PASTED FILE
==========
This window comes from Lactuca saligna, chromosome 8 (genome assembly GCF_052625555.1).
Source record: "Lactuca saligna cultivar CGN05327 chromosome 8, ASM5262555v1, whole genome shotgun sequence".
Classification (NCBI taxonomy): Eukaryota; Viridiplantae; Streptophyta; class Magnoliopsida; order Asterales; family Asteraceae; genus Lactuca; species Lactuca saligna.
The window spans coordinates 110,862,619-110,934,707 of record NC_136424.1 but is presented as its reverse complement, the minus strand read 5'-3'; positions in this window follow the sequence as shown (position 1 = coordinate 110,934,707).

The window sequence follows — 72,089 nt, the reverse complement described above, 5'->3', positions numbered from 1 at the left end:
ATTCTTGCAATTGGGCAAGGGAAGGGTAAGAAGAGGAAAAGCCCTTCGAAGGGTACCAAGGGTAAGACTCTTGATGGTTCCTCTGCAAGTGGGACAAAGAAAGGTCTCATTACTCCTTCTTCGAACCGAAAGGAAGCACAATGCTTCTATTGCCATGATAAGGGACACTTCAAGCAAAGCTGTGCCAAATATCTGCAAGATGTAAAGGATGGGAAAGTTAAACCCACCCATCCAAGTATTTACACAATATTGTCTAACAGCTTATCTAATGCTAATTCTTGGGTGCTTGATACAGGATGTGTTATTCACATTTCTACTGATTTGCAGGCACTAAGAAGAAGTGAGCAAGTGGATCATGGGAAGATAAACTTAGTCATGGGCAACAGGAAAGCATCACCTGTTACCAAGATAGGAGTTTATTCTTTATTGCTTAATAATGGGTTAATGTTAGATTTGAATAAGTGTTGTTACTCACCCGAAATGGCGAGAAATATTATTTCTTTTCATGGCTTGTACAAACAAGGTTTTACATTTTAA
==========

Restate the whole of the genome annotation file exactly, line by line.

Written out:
This window comes from Lactuca saligna, chromosome 8 (genome assembly GCF_052625555.1).
Source record: "Lactuca saligna cultivar CGN05327 chromosome 8, ASM5262555v1, whole genome shotgun sequence".
Classification (NCBI taxonomy): Eukaryota; Viridiplantae; Streptophyta; class Magnoliopsida; order Asterales; family Asteraceae; genus Lactuca; species Lactuca saligna.
The window spans coordinates 110,862,619-110,934,707 of record NC_136424.1 but is presented as its reverse complement, the minus strand read 5'-3'; positions in this window follow the sequence as shown (position 1 = coordinate 110,934,707).

The window sequence follows — 72,089 nt, the reverse complement described above, 5'->3', positions numbered from 1 at the left end:
ATTCTTGCAATTGGGCAAGGGAAGGGTAAGAAGAGGAAAAGCCCTTCGAAGGGTACCAAGGGTAAGACTCTTGATGGTTCCTCTGCAAGTGGGACAAAGAAAGGTCTCATTACTCCTTCTTCGAACCGAAAGGAAGCACAATGCTTCTATTGCCATGATAAGGGACACTTCAAGCAAAGCTGTGCCAAATATCTGCAAGATGTAAAGGATGGGAAAGTTAAACCCACCCATCCAAGTATTTACACAATATTGTCTAACAGCTTATCTAATGCTAATTCTTGGGTGCTTGATACAGGATGTGTTATTCACATTTCTACTGATTTGCAGGCACTAAGAAGAAGTGAGCAAGTGGATCATGGGAAGATAAACTTAGTCATGGGCAACAGGAAAGCATCACCTGTTACCAAGATAGGAGTTTATTCTTTATTGCTTAATAATGGGTTAATGTTAGATTTGAATAAGTGTTGTTACTCACCCGAAATGGCGAGAAATATTATTTCTTTTCATGGCTTGTACAAACAAGGTTTTACATTTTAA